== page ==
SGB promises online NYT subscriptions, forms committees


Justin Horowitz speaks at the second last SGB meeting of the semester. Kyleen Considine | Staff Photographer

By Nolan Roosa / Staff Writer

After promising changes to the Student Government Board governing code all year, SGB introduced four bills last night that would create new committees and provide students with online New York Times memberships.

Two of the new bills will add a communications committee and the First Year Council into the official SGB constitution. These committees functioned this year in ad hoc form — subgroups that are typically dissolved once their task is completed.

Adding the committees into the governing code legitimizes the communications committee’s role, according to Communications Director Kara Boutselis.

Boutselis created the communications committee after discussing her need to delegate certain tasks within the board. SGB functioned better when committee members utilized their own specific skillsets, such as video production and graphic design, to advertize SGB news and events she said.

“Since there are specific positions, we are able to pull amazing talent from this school,” she said.

Since one of SGB’s primary goals in the coming year is to engage more students in decision making and idea gathering, Boutselis said the committee will be a vessel of student outreach.

Chief of Staff Phil Anderson introduced two bills that SGB will pass at the final meeting of the semester next week.

One bill will give all students a free subscription to The New York Times, transitioning from the paper copies that students currently have access to. At peak traffic –– Friday in Posvar Hall ––  people were only removing 11 papers from swipe boxes. SGB representatives said that going digital will lead to higher student readership.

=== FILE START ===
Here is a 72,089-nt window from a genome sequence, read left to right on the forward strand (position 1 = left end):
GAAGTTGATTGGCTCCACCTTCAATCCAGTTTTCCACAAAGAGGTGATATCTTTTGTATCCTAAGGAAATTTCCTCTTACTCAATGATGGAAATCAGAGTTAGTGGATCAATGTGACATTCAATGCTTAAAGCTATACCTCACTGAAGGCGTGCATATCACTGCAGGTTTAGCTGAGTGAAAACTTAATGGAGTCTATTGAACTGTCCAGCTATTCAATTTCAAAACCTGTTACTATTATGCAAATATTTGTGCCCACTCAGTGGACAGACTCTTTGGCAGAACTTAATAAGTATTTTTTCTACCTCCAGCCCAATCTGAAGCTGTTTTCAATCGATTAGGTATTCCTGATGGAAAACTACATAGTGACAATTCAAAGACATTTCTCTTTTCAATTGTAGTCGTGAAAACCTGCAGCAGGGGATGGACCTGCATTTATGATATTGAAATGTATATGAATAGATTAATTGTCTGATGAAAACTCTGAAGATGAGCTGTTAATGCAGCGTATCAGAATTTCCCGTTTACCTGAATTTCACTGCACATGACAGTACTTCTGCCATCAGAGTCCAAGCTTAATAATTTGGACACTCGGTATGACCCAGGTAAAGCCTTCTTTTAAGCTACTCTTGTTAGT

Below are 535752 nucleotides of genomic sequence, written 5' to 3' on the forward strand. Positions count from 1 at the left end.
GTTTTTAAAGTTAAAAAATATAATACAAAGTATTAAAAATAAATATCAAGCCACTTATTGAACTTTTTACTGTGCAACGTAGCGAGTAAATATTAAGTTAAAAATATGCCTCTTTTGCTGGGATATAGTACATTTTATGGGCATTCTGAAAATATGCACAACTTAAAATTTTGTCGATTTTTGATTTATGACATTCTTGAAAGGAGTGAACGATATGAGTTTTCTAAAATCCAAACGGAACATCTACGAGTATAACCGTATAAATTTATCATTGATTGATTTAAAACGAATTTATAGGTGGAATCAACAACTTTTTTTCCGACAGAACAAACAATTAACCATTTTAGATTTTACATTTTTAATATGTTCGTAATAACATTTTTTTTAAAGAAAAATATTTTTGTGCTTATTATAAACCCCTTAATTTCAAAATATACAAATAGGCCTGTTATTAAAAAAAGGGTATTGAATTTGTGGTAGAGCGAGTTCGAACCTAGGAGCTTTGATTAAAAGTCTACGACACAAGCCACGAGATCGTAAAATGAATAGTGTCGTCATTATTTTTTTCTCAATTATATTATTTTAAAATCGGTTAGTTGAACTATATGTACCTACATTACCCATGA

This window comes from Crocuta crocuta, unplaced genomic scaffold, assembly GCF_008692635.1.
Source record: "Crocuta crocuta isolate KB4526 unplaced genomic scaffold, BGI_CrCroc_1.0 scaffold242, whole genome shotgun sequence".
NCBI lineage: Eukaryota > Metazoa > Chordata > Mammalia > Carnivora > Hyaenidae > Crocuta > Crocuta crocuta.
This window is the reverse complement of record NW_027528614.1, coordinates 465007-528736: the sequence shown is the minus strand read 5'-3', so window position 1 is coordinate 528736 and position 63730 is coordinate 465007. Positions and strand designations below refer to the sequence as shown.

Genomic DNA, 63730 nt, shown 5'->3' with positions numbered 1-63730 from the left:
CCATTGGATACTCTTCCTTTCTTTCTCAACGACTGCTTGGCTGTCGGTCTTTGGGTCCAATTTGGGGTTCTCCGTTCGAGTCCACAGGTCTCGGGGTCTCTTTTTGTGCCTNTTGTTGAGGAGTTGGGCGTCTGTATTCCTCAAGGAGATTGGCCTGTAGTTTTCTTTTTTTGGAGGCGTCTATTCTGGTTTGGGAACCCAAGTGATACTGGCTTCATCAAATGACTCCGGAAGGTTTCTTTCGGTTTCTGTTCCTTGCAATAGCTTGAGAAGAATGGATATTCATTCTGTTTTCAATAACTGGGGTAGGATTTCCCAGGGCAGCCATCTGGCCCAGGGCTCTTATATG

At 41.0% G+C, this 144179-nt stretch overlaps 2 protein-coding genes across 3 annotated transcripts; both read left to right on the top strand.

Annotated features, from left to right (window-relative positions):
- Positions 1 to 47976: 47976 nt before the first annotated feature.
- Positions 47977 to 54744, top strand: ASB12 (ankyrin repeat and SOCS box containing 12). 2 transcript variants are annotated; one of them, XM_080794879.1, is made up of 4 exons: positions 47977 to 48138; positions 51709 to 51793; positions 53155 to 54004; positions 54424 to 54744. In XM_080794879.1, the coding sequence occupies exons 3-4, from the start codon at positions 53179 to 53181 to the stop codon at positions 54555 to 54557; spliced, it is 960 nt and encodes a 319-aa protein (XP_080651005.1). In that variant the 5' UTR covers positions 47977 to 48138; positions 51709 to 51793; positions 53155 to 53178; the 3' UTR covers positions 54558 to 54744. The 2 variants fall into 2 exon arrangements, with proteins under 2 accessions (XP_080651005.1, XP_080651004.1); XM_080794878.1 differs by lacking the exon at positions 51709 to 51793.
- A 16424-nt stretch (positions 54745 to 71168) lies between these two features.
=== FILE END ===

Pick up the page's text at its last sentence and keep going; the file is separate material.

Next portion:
“We thought we could appeal to more students more broadly. For us to provide [The New York Times] for 18,000 students online is cheaper than providing 250 New York Times and 250 USA Todays across campus,” Anderson said, adding that the switch will save the University $5,000 per year from the Student Activities fund.

SGB will advertise the new online subscription in Arrival Survival packets and on residence hall desks for move-in, according to President Natalie Dall.

The second bill authored by Anderson puts the First Year Council, a committee the chief of staff oversees, in the governing code.The First Year Council is a group of select first-year students who work with the board on SGB initiatives.

SGB also proposed an amendment to their current meeting format that introduces an additional open floor at the beginning of the meeting –– in addition to the two later in the meeting –– open for anyone from the Pitt community to voice their opinion to SGB.

Dall said more students will attend meetings with a decreased wait time to voice their opinion. This style is similar to the town hall meetings that SGB began holding monthly this semester. These meetings have not been well-attended.

Dall also said she felt confident that the new opportunity would bring out students that would be more hesitant to come to a town hall.

“Different people would come to a town hall than a public meeting. There may be a small area of redundancies, but it’s still our job to listen to student concerns,” she said.



Enactus requested $2,218 for a national competition. The board approved $1,693 and denied $525.

Women’s Club Ultimate requested $1,258.90 for a sectional competition. The board approved $320.34 and denied $938.56.

Women’s Club Ultimate requested $1,339.34 for a regional competition. The board approved in full.

Women’s Club Ultimate Requested $2,630.94 for a national competition. The board approved in full.

Men’s Ultimate Frisbee requested $1,800.36 for a conference competition. The board approved in full.

Panther Hurling Club requested $2,217.86 for the NCGAA National Championship. The board approved in full.

Panther Hurling Club requested $1,273.88 for team equipment and uniforms. The board approved in full.

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